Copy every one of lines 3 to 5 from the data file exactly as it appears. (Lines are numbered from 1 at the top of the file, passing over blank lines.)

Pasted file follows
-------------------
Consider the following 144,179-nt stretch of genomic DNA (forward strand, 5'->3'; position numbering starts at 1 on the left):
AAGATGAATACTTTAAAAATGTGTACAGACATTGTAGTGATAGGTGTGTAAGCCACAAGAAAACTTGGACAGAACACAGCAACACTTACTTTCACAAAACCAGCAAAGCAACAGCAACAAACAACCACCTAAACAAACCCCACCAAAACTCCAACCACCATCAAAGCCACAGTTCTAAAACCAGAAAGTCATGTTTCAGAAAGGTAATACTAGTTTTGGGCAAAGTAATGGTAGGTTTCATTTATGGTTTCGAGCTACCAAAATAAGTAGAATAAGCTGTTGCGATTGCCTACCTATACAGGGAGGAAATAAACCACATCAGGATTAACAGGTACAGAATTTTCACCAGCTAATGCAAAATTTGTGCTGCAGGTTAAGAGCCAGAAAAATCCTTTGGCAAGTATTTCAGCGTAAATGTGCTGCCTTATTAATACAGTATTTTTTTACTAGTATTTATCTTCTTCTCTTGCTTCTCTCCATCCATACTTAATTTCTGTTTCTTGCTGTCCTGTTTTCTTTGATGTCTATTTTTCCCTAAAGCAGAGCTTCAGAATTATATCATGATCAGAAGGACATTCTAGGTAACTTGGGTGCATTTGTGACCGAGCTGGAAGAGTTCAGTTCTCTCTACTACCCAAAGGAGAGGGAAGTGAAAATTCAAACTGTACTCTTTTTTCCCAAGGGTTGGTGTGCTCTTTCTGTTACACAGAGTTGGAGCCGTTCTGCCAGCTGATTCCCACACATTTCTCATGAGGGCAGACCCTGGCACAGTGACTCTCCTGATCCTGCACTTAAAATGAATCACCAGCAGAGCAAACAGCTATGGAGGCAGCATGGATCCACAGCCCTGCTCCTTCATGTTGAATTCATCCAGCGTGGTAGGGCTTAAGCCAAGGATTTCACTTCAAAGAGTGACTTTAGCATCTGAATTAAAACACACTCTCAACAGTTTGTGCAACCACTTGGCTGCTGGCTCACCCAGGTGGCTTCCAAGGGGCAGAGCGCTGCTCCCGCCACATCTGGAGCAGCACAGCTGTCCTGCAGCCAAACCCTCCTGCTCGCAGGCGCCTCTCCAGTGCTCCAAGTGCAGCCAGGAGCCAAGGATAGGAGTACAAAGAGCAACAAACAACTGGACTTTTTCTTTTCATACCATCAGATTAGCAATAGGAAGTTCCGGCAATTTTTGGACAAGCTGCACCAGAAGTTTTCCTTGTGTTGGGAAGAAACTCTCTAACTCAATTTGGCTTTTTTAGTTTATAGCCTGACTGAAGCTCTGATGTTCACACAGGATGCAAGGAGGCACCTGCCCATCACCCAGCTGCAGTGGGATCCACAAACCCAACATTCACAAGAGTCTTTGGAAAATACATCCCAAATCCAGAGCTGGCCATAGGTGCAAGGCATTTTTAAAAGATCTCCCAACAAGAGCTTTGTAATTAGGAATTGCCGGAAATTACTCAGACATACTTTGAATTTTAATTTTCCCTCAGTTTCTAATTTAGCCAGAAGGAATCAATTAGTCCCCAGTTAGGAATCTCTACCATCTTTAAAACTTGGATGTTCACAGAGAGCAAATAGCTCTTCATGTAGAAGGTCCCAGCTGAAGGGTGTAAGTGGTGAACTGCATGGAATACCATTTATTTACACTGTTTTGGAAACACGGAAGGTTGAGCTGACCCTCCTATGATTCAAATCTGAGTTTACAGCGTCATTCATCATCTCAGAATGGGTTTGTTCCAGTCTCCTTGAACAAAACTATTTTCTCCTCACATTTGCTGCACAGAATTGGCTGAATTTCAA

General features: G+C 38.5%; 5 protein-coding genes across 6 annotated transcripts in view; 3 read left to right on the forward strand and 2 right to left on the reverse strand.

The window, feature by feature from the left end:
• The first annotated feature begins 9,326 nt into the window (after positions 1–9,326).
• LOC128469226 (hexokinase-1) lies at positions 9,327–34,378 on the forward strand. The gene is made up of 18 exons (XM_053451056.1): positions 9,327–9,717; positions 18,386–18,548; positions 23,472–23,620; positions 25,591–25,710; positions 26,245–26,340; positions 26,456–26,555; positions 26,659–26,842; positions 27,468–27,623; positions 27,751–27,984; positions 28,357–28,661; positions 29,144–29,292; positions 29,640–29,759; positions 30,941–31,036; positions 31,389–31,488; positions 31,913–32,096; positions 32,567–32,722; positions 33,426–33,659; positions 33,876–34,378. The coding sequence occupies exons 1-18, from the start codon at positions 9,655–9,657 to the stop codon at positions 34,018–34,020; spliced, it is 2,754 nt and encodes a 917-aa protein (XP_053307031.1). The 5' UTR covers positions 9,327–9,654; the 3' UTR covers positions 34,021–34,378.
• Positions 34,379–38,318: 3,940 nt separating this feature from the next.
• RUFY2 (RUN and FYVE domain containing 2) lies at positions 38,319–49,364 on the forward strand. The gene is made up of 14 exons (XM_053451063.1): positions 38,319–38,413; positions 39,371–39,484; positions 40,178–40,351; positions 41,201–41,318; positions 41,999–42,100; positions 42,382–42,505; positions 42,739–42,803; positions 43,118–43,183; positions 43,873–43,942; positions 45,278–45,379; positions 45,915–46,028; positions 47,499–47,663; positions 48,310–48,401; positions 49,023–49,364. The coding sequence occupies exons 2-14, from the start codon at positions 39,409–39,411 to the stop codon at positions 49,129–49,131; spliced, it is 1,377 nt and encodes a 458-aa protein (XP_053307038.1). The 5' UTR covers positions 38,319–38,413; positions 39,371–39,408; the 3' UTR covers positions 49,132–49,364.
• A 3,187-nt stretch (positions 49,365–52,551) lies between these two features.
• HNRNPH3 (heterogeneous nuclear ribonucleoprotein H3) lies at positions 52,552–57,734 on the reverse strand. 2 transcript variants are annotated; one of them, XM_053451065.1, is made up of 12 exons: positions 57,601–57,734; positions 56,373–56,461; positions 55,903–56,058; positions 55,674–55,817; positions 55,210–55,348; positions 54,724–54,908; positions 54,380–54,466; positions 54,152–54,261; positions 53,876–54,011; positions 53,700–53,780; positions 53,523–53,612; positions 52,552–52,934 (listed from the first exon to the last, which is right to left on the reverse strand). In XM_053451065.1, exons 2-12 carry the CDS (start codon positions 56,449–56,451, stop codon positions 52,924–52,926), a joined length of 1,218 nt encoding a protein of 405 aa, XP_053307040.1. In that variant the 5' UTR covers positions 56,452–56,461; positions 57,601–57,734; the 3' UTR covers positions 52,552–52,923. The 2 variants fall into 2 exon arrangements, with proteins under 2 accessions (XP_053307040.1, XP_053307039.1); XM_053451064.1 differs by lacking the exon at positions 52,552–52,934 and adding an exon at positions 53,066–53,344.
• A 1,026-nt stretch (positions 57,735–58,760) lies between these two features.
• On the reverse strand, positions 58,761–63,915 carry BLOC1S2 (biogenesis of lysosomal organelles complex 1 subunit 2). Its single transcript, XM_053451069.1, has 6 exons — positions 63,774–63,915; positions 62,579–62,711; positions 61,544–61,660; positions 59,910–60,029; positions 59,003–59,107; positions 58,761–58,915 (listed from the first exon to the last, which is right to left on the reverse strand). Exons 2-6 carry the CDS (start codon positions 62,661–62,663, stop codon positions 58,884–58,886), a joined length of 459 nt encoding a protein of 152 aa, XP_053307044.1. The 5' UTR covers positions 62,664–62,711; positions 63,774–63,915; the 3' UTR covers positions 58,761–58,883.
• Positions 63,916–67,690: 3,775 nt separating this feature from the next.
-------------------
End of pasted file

General features: G+C 38.5%; 5 protein-coding genes across 6 annotated transcripts in view; 3 read left to right on the forward strand and 2 right to left on the reverse strand.

The window, feature by feature from the left end:
• The first annotated feature begins 9,326 nt into the window (after positions 1–9,326).